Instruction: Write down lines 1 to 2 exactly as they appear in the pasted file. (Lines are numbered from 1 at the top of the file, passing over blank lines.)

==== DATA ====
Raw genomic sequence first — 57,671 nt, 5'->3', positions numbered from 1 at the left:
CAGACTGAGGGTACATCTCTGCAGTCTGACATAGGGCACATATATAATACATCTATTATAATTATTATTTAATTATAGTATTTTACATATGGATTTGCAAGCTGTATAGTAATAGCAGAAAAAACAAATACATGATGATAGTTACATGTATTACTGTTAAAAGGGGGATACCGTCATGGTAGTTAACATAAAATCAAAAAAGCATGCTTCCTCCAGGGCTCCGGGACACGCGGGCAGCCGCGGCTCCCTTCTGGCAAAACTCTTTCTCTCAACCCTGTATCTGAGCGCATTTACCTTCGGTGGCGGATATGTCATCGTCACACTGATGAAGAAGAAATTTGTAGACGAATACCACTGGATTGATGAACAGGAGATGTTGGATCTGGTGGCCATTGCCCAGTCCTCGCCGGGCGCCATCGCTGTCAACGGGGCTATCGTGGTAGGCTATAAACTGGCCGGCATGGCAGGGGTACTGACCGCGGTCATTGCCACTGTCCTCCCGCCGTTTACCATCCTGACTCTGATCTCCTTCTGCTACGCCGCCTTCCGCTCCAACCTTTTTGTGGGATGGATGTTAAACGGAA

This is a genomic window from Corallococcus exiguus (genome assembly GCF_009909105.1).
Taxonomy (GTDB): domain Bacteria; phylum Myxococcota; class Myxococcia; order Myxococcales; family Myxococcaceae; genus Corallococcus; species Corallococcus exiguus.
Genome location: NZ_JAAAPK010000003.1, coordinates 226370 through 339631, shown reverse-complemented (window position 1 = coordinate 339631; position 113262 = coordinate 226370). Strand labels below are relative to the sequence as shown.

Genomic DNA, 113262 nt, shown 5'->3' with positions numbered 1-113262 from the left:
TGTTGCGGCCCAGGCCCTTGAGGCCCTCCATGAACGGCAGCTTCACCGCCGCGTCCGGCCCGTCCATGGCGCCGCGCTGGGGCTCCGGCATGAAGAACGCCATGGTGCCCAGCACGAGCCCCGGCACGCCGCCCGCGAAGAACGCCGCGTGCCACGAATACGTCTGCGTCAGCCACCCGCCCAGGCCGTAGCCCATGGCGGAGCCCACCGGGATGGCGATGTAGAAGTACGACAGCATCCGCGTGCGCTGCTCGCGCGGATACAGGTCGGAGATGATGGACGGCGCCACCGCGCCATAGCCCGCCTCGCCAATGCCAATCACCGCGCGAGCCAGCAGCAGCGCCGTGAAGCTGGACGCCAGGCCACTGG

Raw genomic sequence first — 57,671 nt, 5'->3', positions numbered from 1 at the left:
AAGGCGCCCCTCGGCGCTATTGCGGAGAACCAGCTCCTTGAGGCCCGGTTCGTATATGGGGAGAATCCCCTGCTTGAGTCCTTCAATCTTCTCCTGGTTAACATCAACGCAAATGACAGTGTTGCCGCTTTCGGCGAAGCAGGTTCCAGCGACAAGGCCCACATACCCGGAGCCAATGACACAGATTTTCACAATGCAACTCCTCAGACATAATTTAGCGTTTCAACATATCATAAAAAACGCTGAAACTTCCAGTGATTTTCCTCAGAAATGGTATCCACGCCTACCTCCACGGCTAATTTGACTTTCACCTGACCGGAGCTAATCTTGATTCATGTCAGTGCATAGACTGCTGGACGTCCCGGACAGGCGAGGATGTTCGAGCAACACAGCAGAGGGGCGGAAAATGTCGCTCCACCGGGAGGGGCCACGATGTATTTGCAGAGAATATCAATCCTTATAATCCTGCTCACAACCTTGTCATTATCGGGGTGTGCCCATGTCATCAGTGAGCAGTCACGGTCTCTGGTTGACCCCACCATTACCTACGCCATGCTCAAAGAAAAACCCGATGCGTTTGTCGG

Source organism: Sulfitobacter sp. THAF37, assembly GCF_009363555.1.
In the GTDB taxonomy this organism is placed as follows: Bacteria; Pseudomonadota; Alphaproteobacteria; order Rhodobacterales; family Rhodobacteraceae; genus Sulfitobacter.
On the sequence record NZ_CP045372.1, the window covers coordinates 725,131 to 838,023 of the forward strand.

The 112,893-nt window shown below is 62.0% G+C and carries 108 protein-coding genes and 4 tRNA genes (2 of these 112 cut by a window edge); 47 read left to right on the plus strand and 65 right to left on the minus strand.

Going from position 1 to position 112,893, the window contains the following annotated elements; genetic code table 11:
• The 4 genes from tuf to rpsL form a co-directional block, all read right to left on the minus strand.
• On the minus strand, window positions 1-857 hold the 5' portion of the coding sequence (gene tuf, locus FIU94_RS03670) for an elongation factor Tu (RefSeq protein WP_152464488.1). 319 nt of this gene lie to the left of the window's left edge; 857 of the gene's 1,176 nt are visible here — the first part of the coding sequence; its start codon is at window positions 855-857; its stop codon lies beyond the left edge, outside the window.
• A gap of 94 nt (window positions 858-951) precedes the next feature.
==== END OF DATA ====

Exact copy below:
Raw genomic sequence first — 57,671 nt, 5'->3', positions numbered from 1 at the left:
CAGACTGAGGGTACATCTCTGCAGTCTGACATAGGGCACATATATAATACATCTATTATAATTATTATTTAATTATAGTATTTTACATATGGATTTGCAAGCTGTATAGTAATAGCAGAAAAAACAAATACATGATGATAGTTACATGTATTACTGTTAAAAGGGGGATACCGTCATGGTAGTTAACATAAAATCAAAAAAGCATGCTTCCTCCAGGGCTCCGGGACACGCGGGCAGCCGCGGCTCCCTTCTGGCAAAACTCTTTCTCTCAACCCTGTATCTGAGCGCATTTACCTTCGGTGGCGGATATGTCATCGTCACACTGATGAAGAAGAAATTTGTAGACGAATACCACTGGATTGATGAACAGGAGATGTTGGATCTGGTGGCCATTGCCCAGTCCTCGCCGGGCGCCATCGCTGTCAACGGGGCTATCGTGGTAGGCTATAAACTGGCCGGCATGGCAGGGGTACTGACCGCGGTCATTGCCACTGTCCTCCCGCCGTTTACCATCCTGACTCTGATCTCCTTCTGCTACGCCGCCTTCCGCTCCAACCTTTTTGTGGGATGGATGTTAAACGGAA